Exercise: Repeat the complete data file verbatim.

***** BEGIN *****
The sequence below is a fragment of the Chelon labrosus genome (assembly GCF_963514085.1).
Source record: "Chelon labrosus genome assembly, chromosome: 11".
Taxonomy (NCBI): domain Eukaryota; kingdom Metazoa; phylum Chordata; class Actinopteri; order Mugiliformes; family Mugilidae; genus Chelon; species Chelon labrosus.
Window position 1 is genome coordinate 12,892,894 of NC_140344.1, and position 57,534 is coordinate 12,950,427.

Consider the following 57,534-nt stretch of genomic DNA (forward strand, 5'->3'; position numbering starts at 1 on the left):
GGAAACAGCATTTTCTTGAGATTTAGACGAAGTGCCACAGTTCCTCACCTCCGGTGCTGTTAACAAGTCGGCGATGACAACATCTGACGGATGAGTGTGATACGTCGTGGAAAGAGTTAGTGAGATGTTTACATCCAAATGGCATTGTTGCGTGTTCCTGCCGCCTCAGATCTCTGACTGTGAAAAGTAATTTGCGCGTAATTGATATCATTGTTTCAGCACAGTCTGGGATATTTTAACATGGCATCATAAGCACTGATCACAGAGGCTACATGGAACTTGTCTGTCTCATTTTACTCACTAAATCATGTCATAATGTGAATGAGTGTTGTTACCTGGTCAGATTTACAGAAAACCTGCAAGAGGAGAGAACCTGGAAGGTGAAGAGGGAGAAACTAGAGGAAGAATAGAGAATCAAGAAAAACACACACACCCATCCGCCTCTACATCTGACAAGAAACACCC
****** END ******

The sequence below is a fragment of the Chelon labrosus genome (assembly GCF_963514085.1).
Source record: "Chelon labrosus genome assembly, chromosome: 11".
Taxonomy (NCBI): domain Eukaryota; kingdom Metazoa; phylum Chordata; class Actinopteri; order Mugiliformes; family Mugilidae; genus Chelon; species Chelon labrosus.
Window position 1 is genome coordinate 12,892,894 of NC_140344.1, and position 57,534 is coordinate 12,950,427.

Consider the following 57,534-nt stretch of genomic DNA (forward strand, 5'->3'; position numbering starts at 1 on the left):
GGAAACAGCATTTTCTTGAGATTTAGACGAAGTGCCACAGTTCCTCACCTCCGGTGCTGTTAACAAGTCGGCGATGACAACATCTGACGGATGAGTGTGATACGTCGTGGAAAGAGTTAGTGAGATGTTTACATCCAAATGGCATTGTTGCGTGTTCCTGCCGCCTCAGATCTCTGACTGTGAAAAGTAATTTGCGCGTAATTGATATCATTGTTTCAGCACAGTCTGGGATATTTTAACATGGCATCATAAGCACTGATCACAGAGGCTACATGGAACTTGTCTGTCTCATTTTACTCACTAAATCATGTCATAATGTGAATGAGTGTTGTTACCTGGTCAGATTTACAGAAAACCTGCAAGAGGAGAGAACCTGGAAGGTGAAGAGGGAGAAACTAGAGGAAGAATAGAGAATCAAGAAAAACACACACACCCATCCGCCTCTACATCTGACAAGAAACACCC